Lies Across America, James W. Loewen. The New Press, New York. Second Edition, 2019.
I live in Guelph, a mid-sized city in Southern Ontario. We like to think of our home as a green and growing place, full of people who are alert to environmental and social justice. We think we know our history. Guelph was founded in 1827 by a Scottish novelist and businessman named John Galt. As a director of the Canada Company, it was his job to open the countryside for immigrant settlers. There’s a bronze and granite bust of him outside our former city hall downtown. It’s the courthouse now. There’s a school named after him. The Ontario Civic Holiday on the first Monday in August is called John Galt Day here in Guelph.
You don’t mess with John Galt’s memory. He has only one rival in our municipal consciousness. John McCrae, the military doctor who wrote the famous poem In Flanders Fields was born here. He also has a school named after him, and a statue outside the civic museum. His birthplace is a National Historic Site. Any suggestion that his poem is not a great one, or that it is not a plea for peace, can get a person’s citizenship revoked.
How accurate are our manufactured memories of these two men? It depends on who you ask. James Loewen has provided us with a guidebook that can help us find out.
The American sociologist and historian has updated his 1999 book in which he examines monuments erected across his country to honour historic people and events. A dismally large number of them honour Confederate military and political leaders. A lot are racist. A very large number have plaques that do not accurately describe the events commemorated. Historical monuments are not covered by any truth in advertising laws.
It’s a well-known adage that history is written by the winners. Loewen makes a further point that statues and other monuments determine how this history will be remembered. Most commemorate military victories and significant battles. This has consequences. One of these is that memorials tell us what is worth dying for, which turns out to be mostly the state.
There are hundreds of thousands of historic markers scattered across the United States, including museums, statues, tombstones and roadside plaques. Loewen uses about a hundred of them to illustrate his points. Some are, in a bizarre way, amusing. A statue in Lexington, Kentucky, of Confederate General, John Morgan, for example, had him riding a stallion. In fact, he rode a mare into battle. The sculptor obviously thought no females of any kind belonged on a battlefield.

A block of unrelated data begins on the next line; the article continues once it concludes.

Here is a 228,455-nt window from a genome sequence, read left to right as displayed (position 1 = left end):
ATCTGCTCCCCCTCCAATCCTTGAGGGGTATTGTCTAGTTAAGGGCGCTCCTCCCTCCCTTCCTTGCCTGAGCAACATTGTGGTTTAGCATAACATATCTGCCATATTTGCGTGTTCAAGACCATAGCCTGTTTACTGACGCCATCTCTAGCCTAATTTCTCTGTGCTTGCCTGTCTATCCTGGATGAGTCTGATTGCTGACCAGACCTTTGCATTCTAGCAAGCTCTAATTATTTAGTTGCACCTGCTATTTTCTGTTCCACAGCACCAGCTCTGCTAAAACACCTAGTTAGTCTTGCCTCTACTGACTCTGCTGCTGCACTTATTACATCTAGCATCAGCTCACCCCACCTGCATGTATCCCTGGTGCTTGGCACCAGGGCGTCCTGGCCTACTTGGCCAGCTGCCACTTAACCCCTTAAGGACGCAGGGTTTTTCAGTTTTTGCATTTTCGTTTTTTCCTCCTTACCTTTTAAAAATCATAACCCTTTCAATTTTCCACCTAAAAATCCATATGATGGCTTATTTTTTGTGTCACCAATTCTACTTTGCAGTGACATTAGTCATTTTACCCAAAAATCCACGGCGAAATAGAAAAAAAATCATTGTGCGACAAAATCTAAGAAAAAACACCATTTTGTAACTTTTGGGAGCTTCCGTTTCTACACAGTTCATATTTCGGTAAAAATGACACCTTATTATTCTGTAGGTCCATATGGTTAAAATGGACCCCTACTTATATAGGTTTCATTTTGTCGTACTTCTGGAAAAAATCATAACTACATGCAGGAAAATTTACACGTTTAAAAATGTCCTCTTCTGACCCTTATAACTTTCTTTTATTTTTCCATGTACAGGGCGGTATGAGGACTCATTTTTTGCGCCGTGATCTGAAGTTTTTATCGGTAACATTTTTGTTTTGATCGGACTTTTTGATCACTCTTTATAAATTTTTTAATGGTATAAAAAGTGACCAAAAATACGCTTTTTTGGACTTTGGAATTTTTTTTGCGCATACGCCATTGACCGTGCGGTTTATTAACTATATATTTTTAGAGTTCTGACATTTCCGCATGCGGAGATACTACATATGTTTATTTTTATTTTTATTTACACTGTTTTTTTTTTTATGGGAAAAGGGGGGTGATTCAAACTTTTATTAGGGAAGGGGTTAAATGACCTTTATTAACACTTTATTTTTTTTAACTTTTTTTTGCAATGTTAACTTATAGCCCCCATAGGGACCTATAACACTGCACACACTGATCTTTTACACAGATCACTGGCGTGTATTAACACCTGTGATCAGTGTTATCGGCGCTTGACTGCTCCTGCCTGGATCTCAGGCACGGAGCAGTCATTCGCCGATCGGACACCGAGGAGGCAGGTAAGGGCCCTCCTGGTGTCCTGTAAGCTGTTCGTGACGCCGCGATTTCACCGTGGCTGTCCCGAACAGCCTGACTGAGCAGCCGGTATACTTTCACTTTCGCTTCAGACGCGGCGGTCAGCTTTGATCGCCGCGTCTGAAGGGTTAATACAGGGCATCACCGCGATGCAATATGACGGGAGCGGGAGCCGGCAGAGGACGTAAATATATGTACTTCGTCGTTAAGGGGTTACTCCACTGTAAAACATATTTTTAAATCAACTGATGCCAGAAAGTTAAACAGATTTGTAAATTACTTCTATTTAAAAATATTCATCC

Loewen suggests ten questions to ask at a historic site, and twenty monuments that should be removed as soon as possible. There are others that should follow. Photographs could be taken and placed in museums to illustrate the terrible history of race relations in America.
As we saw in Charlottesville, Virginia, two years ago, America still has plenty of white supremacists who will fight to protect the memory of the Confederacy. They rioted, and killed a woman, to protest the removal of Confederate monuments. The American president, Donald Trump, said some of them were very fine people.
I used to think the southern states lost the American civil war because it was all about the right to own slaves and slavery was abolished. Loewen makes the point that the Confederacy won the war. He says it was really about white supremacy, of which slavery was one manifestation. In the decades following the abolition of slavery, Jim Crow laws were enacted formalizing segregation and sundown laws were passed requiring black people to leave white neighbourhoods at dusk.
Canada has had similar experiences with the removal of monuments. Edward Cornwallis is generally regarded as the founder of Halifax. In 1749 he issued a proclamation offering to pay for the scalps of Mi’kmaq people. In 2017, a rally calling for the removal of his statue from a park named after him was disrupted by a white supremacist group called the Proud Boys. The statue was finally removed in 2018.
Another example is the Langevin Block of our Parliament Building in Ottawa. It was named after Hector-Louis Langevin, one of the architects of the residential school system that abused thousands of Indigenous children. His name was removed, but not replaced by anyone else. In an act of typical Liberal blandness, it is now known for what goes on inside. It is now called “the Office of the Prime Minister and the Privy Council.” They can’t be on the wrong side of history if they say nothing about it.
Now, what about Guelph’s founding father? When the city was up and running, John Galt was fired by the Canada Company because of his poor management practices. When he returned to Scotland, he was sent to debtor’s prison for a few months. These are minor blemishes on his record.
A plaque near the River Run performing arts centre says, among other things, “Galt was conscientious and hard working and showed considerable humanity in his dealings with the company’s pioneer settlers.” What it doesn’t say is how he and his company dealt with the pre-pioneer population.
The plaque stands near the spot where Galt chopped down a tree to begin clearing land for Guelph. It wasn’t his to remove. It belonged to the Anishnaabek First Nation peoples and was ceded to the settlers through Treaty 29 in 1827, just before Galt swung his axe. Why doesn’t the plaque say anything about the people who were already here?
History is a complicated business. It is always subject to review and re-evaluation. Loewen quotes the American philosopher George Santayana who said, “History is always written wrong, and so always needs to be rewritten.”
Lies Across America lays out a useful guide for evaluating what needs to be done. The second edition is scheduled for release on 24 September 2019.